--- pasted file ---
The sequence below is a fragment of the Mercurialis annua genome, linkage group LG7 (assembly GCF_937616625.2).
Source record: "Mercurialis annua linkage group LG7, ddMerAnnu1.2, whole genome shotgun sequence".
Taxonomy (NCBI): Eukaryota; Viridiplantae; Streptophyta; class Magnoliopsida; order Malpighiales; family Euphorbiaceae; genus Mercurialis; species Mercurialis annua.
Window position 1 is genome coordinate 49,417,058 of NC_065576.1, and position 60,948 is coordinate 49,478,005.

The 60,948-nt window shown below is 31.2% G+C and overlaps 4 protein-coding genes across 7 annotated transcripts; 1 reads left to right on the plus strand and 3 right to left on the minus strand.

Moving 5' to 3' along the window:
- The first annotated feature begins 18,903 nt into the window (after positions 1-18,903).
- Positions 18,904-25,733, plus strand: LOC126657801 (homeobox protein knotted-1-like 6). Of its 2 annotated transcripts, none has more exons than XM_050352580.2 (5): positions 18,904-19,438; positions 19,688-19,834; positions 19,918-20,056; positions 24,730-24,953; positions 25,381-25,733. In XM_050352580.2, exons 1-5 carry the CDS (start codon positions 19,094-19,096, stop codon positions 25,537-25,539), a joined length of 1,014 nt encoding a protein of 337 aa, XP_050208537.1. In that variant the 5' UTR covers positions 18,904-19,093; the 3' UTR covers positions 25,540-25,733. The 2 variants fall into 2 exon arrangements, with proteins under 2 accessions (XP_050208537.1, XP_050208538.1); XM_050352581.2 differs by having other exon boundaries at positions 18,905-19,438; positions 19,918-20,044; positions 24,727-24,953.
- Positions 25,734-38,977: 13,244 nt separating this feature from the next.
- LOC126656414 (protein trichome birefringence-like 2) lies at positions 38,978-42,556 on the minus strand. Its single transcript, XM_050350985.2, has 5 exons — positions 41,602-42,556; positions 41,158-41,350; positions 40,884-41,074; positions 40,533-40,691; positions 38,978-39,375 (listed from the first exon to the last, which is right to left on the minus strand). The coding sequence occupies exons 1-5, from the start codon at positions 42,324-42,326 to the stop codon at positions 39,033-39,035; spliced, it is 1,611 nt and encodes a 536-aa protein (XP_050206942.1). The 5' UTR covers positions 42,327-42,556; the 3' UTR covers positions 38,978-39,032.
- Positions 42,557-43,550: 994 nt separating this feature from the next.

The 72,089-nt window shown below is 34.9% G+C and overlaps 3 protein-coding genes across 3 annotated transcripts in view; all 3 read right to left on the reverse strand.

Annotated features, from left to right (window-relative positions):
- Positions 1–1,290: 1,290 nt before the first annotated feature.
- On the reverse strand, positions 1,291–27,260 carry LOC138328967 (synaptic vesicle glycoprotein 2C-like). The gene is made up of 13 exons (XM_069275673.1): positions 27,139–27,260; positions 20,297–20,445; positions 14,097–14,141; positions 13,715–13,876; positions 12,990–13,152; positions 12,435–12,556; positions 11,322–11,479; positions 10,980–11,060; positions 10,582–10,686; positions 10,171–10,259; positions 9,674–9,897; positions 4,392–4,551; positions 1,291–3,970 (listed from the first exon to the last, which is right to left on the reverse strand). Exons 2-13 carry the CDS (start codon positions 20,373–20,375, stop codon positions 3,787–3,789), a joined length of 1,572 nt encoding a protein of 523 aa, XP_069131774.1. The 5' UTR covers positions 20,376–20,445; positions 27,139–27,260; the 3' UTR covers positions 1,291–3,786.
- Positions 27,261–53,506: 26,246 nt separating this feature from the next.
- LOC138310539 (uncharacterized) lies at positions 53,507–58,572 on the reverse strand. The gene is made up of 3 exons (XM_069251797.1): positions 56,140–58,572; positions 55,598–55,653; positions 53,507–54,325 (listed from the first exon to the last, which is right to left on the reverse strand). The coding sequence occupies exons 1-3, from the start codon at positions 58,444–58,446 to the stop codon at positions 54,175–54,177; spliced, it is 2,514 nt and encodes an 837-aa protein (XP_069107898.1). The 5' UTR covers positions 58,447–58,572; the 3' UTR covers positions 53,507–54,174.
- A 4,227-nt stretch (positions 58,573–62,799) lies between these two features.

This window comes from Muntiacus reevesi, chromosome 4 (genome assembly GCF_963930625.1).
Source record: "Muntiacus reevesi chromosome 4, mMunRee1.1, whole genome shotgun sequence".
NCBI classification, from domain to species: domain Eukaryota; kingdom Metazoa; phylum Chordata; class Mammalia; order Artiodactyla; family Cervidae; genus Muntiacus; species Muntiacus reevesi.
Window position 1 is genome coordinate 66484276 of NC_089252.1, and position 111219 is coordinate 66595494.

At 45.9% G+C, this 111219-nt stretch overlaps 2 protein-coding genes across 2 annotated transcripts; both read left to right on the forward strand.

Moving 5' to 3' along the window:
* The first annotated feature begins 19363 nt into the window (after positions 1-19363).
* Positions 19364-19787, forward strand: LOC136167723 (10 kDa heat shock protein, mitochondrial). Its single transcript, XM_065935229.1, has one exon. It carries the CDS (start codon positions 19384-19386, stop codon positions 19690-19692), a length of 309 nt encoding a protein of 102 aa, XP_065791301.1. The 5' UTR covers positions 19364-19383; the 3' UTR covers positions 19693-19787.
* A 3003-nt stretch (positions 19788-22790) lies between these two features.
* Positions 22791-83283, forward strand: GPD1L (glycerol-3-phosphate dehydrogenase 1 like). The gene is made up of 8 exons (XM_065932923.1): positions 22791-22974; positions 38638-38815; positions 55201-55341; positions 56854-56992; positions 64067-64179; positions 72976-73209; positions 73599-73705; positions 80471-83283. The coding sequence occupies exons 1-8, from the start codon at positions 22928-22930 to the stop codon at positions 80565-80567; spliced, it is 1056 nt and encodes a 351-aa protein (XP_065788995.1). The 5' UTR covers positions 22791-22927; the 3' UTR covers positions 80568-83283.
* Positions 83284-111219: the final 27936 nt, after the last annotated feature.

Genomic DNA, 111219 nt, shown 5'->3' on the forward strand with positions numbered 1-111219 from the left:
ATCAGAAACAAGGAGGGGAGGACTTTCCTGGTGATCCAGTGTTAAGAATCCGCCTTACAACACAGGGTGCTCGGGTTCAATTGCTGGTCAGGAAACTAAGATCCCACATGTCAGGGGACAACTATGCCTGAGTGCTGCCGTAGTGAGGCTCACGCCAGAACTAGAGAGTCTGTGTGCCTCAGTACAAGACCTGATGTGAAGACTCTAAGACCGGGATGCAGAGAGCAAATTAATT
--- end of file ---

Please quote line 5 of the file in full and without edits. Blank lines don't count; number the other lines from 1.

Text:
The 60,948-nt window shown below is 31.2% G+C and overlaps 4 protein-coding genes across 7 annotated transcripts; 1 reads left to right on the plus strand and 3 right to left on the minus strand.